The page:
When God is not Speaking

“And yet it is true that this God, who desires to give Himself to you, will often conceal himself from you – from you the very one who seeks Him.” (Guyon)

If you have been a “God Seeker” very long, you have experienced the above statement on at least a few occasions. Why does a God who loves us so intensely seem to close a deaf ear to our prayers, especially in times of great need? There are at least three reasons.

First, God wants us to be on a track of continually pursuing Him. If you are the typical Christian then you, like me, have a tendency to get spiritually lazy when things are going great. We may have our daily devotions and shoot up a few prayers during the day, but we lack passion in our pursuit of Him. We may not say it, but we sometimes live like, “God I am ok now, but I will be sure to get really serious about prayer if I hit a snag I can’t fix. You will be the first one I call on.”

Every committed follower of Jesus is quick to call upon the Lord when things begin to get out of control, and it should be that way. However, God’s higher desire for us is to pursue Him even when times are good. God created us for fellowship with Him. It is the instinctive nature of a child of God to pursue a deeper and richer fellowship with the Father. So when we sense those times when God seems to turn a deaf ear to our prayers it could be a sign that we need to examine our passion of pursuit.

Secondly, it is a test of our faith. Do you really believe, even when you can’t “feel” His presence? As a faithful follower of Jesus our faith is continually tested in numerous ways. The deeper our walk the greater the test. It’s like the old story about the man who was chased by a bear. In his attempt to outrun the bear he ran over a cliff and on the way down latched onto a limb. While hanging there in midair (hundreds of feet from the valley floor), he called out to God to help him. God said, “Do you trust me? The man quickly declared, “Yes, I believe and fully trust you.” Then God said,” Let go of the limb.”

Sometimes trusting God when we don’t see a logical way out is like the above story. We must trust God and be willing to let go of the limb. We must trust Him because of who He is and because of His proven faithfulness in the past. Each time we come to one of those moments and we trust God, even though our emotions are all over the place, our faith is increased. How does our faith increase? Because in the end God gives us what we really need – even though it is not what we prayed for. Faith must be tested in order to grow and have real value. Now you better understand what Paul said concerning his weakness and suffering. “I thank God for various temptations.” He knew that faith produces faith-building endurance.

Thirdly, during times of dryness we learn something about ourselves. There is a point in my conference presentation when I ask the audience,” Who is the person that gives you the greatest problem in life?” A few may answer the “devil”, and some may say it is their spouse. But the overwhelming majority of people answer, “It’s me”. When we turn toward pursuing God during times of Spiritual dryness, we begin to see ourselves as we really are. We quickly realize how our whole world is revolving around ourselves. We see our unforgiveness, our quickness to set someone straight, our self-protection and all those things that point to a lack of brokenness.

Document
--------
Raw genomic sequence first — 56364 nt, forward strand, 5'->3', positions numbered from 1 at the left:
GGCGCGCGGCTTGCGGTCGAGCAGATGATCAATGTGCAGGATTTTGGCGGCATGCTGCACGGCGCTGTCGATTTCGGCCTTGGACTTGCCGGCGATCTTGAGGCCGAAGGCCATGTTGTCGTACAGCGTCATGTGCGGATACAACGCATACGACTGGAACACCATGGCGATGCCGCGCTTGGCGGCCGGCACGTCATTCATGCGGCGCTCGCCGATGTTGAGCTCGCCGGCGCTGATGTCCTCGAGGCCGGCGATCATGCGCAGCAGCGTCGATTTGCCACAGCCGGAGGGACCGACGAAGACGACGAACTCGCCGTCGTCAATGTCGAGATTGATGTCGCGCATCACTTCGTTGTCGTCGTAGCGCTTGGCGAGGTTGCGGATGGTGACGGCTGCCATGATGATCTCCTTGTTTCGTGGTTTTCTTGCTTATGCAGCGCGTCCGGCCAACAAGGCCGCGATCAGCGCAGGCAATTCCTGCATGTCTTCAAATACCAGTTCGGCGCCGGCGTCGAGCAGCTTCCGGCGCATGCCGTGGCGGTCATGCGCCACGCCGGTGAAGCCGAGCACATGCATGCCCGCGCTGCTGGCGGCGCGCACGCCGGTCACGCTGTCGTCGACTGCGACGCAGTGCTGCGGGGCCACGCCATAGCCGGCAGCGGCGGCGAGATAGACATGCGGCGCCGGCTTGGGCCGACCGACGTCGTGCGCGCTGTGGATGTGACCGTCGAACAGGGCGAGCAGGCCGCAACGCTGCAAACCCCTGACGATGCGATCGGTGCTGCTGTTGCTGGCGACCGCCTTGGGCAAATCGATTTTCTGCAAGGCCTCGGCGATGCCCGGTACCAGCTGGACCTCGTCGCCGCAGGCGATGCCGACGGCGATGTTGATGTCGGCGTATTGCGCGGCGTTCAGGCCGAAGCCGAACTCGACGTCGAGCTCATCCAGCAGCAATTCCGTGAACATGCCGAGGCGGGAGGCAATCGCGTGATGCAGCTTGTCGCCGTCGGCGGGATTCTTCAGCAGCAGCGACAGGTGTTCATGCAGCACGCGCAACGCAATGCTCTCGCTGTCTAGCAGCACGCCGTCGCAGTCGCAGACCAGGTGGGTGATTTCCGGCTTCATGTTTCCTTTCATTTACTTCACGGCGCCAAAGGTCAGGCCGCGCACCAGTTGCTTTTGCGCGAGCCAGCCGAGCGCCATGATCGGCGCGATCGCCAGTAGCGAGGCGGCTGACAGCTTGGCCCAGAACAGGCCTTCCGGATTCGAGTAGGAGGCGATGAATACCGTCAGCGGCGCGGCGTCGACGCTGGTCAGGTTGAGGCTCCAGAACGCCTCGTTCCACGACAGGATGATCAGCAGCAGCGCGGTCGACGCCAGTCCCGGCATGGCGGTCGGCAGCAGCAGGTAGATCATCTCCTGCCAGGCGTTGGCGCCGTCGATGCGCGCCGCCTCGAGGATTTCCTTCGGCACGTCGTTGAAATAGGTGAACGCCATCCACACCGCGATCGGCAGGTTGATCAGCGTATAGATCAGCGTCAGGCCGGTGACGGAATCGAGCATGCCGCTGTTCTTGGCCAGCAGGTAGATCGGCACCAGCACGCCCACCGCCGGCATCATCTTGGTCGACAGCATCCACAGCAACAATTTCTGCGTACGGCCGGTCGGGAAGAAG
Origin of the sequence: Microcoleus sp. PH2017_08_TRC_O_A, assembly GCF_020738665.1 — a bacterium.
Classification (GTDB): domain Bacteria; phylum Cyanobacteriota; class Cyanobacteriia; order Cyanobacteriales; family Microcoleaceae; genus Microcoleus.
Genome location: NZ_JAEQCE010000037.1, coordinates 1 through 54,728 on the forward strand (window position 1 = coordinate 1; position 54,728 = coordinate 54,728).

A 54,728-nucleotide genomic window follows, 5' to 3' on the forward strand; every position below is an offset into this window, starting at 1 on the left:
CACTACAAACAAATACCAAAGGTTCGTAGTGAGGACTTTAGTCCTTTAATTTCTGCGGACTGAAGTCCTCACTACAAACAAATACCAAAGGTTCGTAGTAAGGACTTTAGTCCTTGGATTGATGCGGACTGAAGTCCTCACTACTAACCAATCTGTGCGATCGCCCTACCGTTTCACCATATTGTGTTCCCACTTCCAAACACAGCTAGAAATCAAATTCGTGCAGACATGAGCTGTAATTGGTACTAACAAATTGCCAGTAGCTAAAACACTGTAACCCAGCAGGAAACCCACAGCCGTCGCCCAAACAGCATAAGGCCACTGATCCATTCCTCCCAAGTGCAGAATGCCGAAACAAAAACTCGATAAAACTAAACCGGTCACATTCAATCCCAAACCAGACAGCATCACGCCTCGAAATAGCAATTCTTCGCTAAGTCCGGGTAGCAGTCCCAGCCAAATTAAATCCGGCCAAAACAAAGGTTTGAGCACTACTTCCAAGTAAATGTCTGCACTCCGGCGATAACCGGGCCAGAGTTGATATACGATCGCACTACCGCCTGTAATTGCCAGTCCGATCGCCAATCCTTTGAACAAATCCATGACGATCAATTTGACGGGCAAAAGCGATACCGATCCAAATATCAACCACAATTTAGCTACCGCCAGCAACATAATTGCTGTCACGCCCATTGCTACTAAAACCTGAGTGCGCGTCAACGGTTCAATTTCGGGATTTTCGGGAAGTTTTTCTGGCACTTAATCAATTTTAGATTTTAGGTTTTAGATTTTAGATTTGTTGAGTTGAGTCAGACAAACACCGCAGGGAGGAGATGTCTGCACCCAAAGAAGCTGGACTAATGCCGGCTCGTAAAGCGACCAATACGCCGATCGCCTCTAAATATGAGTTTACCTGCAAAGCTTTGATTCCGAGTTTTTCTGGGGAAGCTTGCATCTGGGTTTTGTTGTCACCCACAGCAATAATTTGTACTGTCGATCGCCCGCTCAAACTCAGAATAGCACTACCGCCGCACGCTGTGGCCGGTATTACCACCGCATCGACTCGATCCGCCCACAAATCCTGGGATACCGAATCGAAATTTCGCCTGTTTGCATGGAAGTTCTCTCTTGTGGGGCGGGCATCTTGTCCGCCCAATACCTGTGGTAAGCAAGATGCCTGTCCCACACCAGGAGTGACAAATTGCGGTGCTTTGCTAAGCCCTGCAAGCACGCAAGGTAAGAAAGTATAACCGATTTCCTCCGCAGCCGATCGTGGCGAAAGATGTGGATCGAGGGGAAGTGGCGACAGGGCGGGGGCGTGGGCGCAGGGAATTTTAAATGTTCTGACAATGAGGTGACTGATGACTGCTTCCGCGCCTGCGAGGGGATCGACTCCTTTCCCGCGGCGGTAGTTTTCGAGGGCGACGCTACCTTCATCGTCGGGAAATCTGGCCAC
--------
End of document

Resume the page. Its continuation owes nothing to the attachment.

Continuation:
I vividly remember military boot camp. The best way to describe it was they took all my rights away. I couldn’t go and come as I pleased. I couldn’t talk unless spoken to. I had to go to bed and get up when they said, even when it meant getting up in the middle of the night just to march until daybreak. I had to march in the rain, crawl through the mud with my rifle under barbed wire with machine gunfire buzzing above my head. It wasn’t fair; why was I treated so badly, and subjected to such dangerous circumstances? I didn’t sign up for this! I just wanted to join the military. And to top it all off, they wouldn’t let me do things my way.

It wasn’t until the end of boot camp that I realized their overall purpose. They were breaking us down so they could make productive soldiers out of us. They were breaking down my self-sufficient, undisciplined will. Their goal was to make me a good soldier, one who followed orders without question and was ready for conflict in a moment’s notice. Wow, what a proud moment when our barracks came together as a unit.

In a similar manner, that’s what God is doing in our life. He allows us to experience trouble we can’t escape, people we love whom we can’t fix, and failures and disappointments we think we don’t deserve. In addition to all of that, there are bouts of loneliness and despair… all because He wants to break our stubborn self-will. He wants us to give up on our self-sufficiency and fully cast ourselves on Him and Him alone. Life in the Lord’s army is paradoxal. To receive, you must first give. To save your life, you must give it away to others. But the rewards are heavenly; there is rest for the soul, joy (inner peace), and daily fellowship with the Creator of the universe.

Next time you feel God has withdrawn from you remember these three things: (1) God is testing your faith: (2) He is showing you your self-sufficiency and; (3) it is His cue for you to readjust your priorities and pursue Him like never before. As we gaze on Him we are transformed.

“For momentary, light affliction is producing for us an eternal weight of glory far beyond all comparison.” (2 Cor. 4:18)

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